I thought that my ordeal was almost over as I got to the luggage recheck belt. The Delta employee informed me that plastic wrapped boxes were not permitted. I responded by struggling to hold it together and saying but how I am I supposed to get these home. She repeated the policy in an unhelpful and robotic manner. I said but they’ll fall apart if they’re not wrapped is there anything you can do to help me in a pathetic and stressed tone of voice. She continued to not care about me at all. (Delta’s New York staff really made my day that extra bit of awful with their non-existent customer service here.) I leaned my head against the boxes that by this time I had come to hate and know was one of my more stupid ideas. The best laid plans.

The lady had walked away since a customer in distress was absolutely not a part of her job description. I walked back up to her and asked if there was any way she could take them and handed her my boarding pass. My connecting flight was run by Westjet so she told me to go ask them.

Her directions were poor but I made my way upstairs trying not to cry and sweating heavily — the entire process of this move from cleaning to that moment consisted of me sweating heavily. The elevator brought me to a departure hall that looks exactly like all departure halls in the world.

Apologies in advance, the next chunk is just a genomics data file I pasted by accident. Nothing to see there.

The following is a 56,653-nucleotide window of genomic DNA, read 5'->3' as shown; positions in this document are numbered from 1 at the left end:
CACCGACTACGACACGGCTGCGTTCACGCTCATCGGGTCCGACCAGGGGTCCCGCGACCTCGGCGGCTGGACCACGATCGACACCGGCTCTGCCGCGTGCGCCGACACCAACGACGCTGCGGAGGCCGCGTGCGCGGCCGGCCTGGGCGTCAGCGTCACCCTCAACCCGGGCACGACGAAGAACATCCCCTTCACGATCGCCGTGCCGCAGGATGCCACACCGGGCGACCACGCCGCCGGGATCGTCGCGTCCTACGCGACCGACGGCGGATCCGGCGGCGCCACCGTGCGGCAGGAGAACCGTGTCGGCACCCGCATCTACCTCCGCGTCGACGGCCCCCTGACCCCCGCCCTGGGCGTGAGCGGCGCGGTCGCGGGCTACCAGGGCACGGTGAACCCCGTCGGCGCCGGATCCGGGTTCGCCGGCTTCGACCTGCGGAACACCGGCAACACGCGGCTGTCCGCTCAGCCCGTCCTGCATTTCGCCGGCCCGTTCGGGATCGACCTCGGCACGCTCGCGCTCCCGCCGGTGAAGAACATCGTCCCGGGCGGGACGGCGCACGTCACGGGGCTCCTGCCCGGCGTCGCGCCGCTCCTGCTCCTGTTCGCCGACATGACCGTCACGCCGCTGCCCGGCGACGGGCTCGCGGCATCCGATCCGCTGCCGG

I found the Westjet area and fortunately there was no line. They clarified that plastic wrapping was permitted it just couldn’t be from an outside airport. It had to be from the JFK wrapper and no other wrapper — once again because capitalism. I proceeded to pay a nice gentleman to remove the wrapping from my boxes and replace it with the exact same wrapping and a JFK sticker. It was now costing me more than even some of the less cheap suitcases I’d seen.

Westjet printed me new labels and took my boxes. They had compacted considerably since I’d checked them in Edinburgh and now fit on the conveyor belt. I was relieved to see them go and glad that the ordeal was over.

The security lineup progressed slowly with us standing still for long periods of time. Two lines needed to merge and the other was a lot shorter than mine. We passed a drug sniffing dog. I thought about buying coffee or food but was a bit reticent after spending so much on saran wrap over the course of the day.

The boxes arrived safely in Calgary if not a little smaller than that had been when I’d departed Edinburgh. There were other boxes piled up near the oversize collection area. None of them were as beat up as mine.

As I wheeled past customs they didn’t ask me about my stuff again. I was relieved not to have to clarify or spend any longer thinking about those boxes. It was a clever idea but turned out terribly in application. Next time I’ll just buy some suitcases.